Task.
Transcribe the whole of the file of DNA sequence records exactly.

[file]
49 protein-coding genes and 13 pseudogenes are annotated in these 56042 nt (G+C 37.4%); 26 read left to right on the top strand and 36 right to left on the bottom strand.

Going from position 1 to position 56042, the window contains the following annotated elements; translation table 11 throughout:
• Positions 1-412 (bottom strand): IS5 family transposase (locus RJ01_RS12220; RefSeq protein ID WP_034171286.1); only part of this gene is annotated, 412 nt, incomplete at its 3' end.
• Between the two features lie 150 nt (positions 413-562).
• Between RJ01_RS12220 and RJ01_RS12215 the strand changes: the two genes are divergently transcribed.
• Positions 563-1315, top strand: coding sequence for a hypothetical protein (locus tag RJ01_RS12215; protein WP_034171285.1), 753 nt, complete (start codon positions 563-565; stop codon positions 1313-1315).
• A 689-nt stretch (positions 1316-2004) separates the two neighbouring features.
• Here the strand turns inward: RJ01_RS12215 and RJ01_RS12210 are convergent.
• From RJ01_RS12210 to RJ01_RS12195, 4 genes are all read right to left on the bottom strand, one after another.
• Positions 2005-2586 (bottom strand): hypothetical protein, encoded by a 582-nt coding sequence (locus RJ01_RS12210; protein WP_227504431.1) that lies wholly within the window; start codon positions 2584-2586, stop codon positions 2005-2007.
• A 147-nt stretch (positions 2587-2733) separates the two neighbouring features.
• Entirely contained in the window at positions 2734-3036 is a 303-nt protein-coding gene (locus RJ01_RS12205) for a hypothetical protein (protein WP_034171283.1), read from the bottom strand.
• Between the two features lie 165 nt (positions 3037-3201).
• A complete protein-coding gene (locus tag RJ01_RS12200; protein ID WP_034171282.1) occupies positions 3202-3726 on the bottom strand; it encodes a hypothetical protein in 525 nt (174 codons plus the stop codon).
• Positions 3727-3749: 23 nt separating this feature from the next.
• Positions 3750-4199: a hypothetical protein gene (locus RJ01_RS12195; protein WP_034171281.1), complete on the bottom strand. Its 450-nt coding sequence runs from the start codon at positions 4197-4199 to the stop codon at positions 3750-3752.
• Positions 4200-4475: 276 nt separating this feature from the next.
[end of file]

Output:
49 protein-coding genes and 13 pseudogenes are annotated in these 56042 nt (G+C 37.4%); 26 read left to right on the top strand and 36 right to left on the bottom strand.

Going from position 1 to position 56042, the window contains the following annotated elements; translation table 11 throughout:
• Positions 1-412 (bottom strand): IS5 family transposase (locus RJ01_RS12220; RefSeq protein ID WP_034171286.1); only part of this gene is annotated, 412 nt, incomplete at its 3' end.
• Between the two features lie 150 nt (positions 413-562).
• Between RJ01_RS12220 and RJ01_RS12215 the strand changes: the two genes are divergently transcribed.
• Positions 563-1315, top strand: coding sequence for a hypothetical protein (locus tag RJ01_RS12215; protein WP_034171285.1), 753 nt, complete (start codon positions 563-565; stop codon positions 1313-1315).
• A 689-nt stretch (positions 1316-2004) separates the two neighbouring features.
• Here the strand turns inward: RJ01_RS12215 and RJ01_RS12210 are convergent.
• From RJ01_RS12210 to RJ01_RS12195, 4 genes are all read right to left on the bottom strand, one after another.
• Positions 2005-2586 (bottom strand): hypothetical protein, encoded by a 582-nt coding sequence (locus RJ01_RS12210; protein WP_227504431.1) that lies wholly within the window; start codon positions 2584-2586, stop codon positions 2005-2007.
• A 147-nt stretch (positions 2587-2733) separates the two neighbouring features.
• Entirely contained in the window at positions 2734-3036 is a 303-nt protein-coding gene (locus RJ01_RS12205) for a hypothetical protein (protein WP_034171283.1), read from the bottom strand.
• Between the two features lie 165 nt (positions 3037-3201).
• A complete protein-coding gene (locus tag RJ01_RS12200; protein ID WP_034171282.1) occupies positions 3202-3726 on the bottom strand; it encodes a hypothetical protein in 525 nt (174 codons plus the stop codon).
• Positions 3727-3749: 23 nt separating this feature from the next.
• Positions 3750-4199: a hypothetical protein gene (locus RJ01_RS12195; protein WP_034171281.1), complete on the bottom strand. Its 450-nt coding sequence runs from the start codon at positions 4197-4199 to the stop codon at positions 3750-3752.
• Positions 4200-4475: 276 nt separating this feature from the next.